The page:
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My (Unexpected) Battle with Social Anxiety

December 26, 2019

The author of this blog post is a patient at Psychiatric Associates. She asked to write this post in the hopes of helping others. We've concealed her identity to protect her privacy.

I didn’t realize it for years, but I’ve had social anxiety since I was a child—from feeling nervous in groups to absolutely dreading presentations in front of the class.

But I was still a pretty outgoing person otherwise, and that “nervousness” was manageable through my teens and early adulthood. Besides, going to a psychiatrist or therapist just wasn’t something that was even considered by most people at the time—at least not in my Iowa hometown.

Then I turned 40. I don’t know if it was a hormonal change or what, but my anxiety went from a rare annoyance to a personal and professional meltdown. 

It started with a meeting for work. There were about 10 of us at a large table, and I kicked off the meeting. As I felt everyone looking at me, my heart started to race. Then I began to sweat and lose track of my thoughts. I knew if I didn’t get out of there immediately, I was going to faint.  

I muttered something about a “health condition” and stumbled out of the room. It was incredibly embarrassing and more than a little worrying. (Looking back, I now know I had a panic attack. But that didn’t even occur to me at the time.)  

That event started a slow but vicious spiral. Within a year, the same thing happened again. Not surprisingly, I became terrified of any kind of meeting. I wasn’t really scared of the meetings themselves but of the anxiety and the embarrassing situations that could unfold. I was having anxiety about my anxiety, in other words. 

When things got so bad that I couldn’t even go out to dinner with close friends or hang out at a tailgater, I knew it was time to do something. A friend told me about Psychiatric Associates, so I made the call. 

Seeing a psychiatrist for the first time

I met with Dr. Todd VerHoef at Psychiatric Associates. He asked me a lot of questions and listened to what I’d been experiencing. 

When he told me about social anxiety, it was incredibly reassuring. It was a huge relief to not only put a name to what was happening but also to know that social anxiety is very common. 

Anti-anxiety medication

Dr. VerHoef recommended a low dose of an anti-anxiety/anti-depression medication. He explained that anxiety and depression often go hand-in-hand, so medication that treats depression often helps with anxiety, and vice versa.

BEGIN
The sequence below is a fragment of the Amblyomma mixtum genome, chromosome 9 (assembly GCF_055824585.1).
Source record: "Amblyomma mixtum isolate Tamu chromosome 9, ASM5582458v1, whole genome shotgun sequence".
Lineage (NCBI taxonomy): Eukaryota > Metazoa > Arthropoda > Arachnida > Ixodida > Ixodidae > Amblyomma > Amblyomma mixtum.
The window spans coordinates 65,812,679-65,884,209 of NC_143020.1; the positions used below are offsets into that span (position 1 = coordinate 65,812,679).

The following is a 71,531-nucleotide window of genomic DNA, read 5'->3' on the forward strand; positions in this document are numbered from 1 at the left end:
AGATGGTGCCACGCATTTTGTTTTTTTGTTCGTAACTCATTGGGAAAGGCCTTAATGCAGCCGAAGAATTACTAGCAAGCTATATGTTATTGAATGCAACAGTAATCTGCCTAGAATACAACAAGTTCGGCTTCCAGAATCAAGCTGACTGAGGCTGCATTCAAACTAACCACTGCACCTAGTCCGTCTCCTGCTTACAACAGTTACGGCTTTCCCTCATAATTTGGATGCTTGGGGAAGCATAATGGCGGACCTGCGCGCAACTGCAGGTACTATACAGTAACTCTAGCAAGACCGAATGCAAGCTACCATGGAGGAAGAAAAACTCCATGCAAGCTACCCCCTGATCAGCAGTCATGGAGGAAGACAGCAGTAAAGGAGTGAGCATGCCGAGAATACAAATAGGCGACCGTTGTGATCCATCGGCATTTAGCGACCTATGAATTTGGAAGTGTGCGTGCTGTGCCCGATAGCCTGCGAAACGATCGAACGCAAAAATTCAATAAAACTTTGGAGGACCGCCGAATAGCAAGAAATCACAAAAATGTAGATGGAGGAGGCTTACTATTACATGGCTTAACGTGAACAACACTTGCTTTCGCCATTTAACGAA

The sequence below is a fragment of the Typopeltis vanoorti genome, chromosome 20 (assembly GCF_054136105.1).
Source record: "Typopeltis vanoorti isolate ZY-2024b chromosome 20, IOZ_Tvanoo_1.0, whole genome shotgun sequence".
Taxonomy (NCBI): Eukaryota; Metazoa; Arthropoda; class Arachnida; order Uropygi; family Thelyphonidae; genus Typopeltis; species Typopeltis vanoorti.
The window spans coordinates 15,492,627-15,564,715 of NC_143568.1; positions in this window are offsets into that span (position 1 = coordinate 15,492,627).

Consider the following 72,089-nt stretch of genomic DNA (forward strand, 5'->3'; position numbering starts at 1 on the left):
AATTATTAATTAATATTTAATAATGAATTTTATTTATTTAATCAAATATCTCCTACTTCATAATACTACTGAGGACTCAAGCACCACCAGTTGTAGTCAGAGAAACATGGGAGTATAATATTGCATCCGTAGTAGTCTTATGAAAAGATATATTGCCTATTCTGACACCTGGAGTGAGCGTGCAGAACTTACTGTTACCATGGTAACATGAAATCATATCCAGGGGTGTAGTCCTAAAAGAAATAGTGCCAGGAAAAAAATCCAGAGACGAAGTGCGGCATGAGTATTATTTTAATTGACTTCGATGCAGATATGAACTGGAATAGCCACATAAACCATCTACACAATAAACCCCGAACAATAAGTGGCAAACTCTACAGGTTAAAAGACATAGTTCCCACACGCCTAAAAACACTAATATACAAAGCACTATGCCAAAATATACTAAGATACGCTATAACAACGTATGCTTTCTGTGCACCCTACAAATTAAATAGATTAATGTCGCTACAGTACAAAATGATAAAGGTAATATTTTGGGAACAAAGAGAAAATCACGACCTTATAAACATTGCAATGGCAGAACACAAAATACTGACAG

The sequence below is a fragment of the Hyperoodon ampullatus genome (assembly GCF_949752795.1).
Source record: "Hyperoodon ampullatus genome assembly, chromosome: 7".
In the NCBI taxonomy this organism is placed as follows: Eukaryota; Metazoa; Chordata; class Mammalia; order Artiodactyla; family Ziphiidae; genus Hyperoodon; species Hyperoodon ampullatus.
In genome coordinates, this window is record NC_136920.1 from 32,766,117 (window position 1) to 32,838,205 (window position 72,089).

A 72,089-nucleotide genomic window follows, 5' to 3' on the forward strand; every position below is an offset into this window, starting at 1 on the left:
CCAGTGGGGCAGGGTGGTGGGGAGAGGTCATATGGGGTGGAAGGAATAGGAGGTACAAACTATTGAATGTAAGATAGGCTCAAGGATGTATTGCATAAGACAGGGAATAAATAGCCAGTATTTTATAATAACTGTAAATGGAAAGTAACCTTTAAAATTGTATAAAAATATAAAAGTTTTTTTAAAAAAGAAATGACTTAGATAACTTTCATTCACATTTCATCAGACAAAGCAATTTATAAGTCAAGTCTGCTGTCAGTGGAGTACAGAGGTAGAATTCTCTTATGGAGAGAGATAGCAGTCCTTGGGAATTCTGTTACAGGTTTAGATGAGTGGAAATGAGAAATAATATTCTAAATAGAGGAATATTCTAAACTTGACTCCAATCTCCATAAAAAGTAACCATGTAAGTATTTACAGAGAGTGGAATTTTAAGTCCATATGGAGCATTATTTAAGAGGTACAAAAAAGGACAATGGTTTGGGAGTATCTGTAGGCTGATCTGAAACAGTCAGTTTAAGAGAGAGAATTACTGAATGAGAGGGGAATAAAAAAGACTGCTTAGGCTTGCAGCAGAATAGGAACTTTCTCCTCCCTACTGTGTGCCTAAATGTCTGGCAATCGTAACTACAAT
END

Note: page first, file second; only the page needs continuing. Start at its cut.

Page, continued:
Initially, I didn’t like the idea of a psychiatric medication. (I don't like taking medications of any kind, to be honest.) Because this drug was supposed to help with anxiety, I thought I’d feel drunk or drugged. 

But Dr. VerHoef explained that this kind of medication (a selective serotonin reuptake inhibitor, or SSRI) doesn’t work that way. SSRIs increase serotonin levels in the brain. (Serotonin is a neurotransmitter—it carries signals between brain nerve cells, or neurons.) The medication increases the amount of serotonin in the brain by blocking the neurons’ ability to reabsorb serotonin. That way, more serotonin is there to transmit messages between the neurons. 

To be honest, I still don’t completely understand how that whole process helps with my anxiety. But it does.  

At first, I didn’t feel any different at all on the medication. But over the course of three or four weeks, I could feel anxiety’s grip on me start to loosen. And I didn’t feel drunk or loopy. I just felt “normal.”  

Within a couple of months (and with the help of some relaxation techniques), I felt immeasurably better. I didn't notice any side effects of the medication. I just felt like me—but with a lot less anxiety.  

Don’t put off getting help 

It seems very sad to me that so many of us suffer from mental health issues that are—in many cases, at least—easily fixed. But because we don’t generally talk about mental health like we do physical health, no one knows how to go about getting help.  

I’m not saying that anyone with anxiety or depression should be on medication. What I am saying is that anyone with anxiety or depression should get help—whether it’s from a psychiatrist or a therapist (or both). There are lots of ways to treat mental health problems, and medication is just one of the options. 

In fact, my only regret with all of this is that I let it go on so long. That’s why when my friends and family members share their mental health struggles (or those of their kids or spouses), I tell them my story and encourage them to get help. And it’s why I offered to write this blog post. I hope it’s helpful to someone.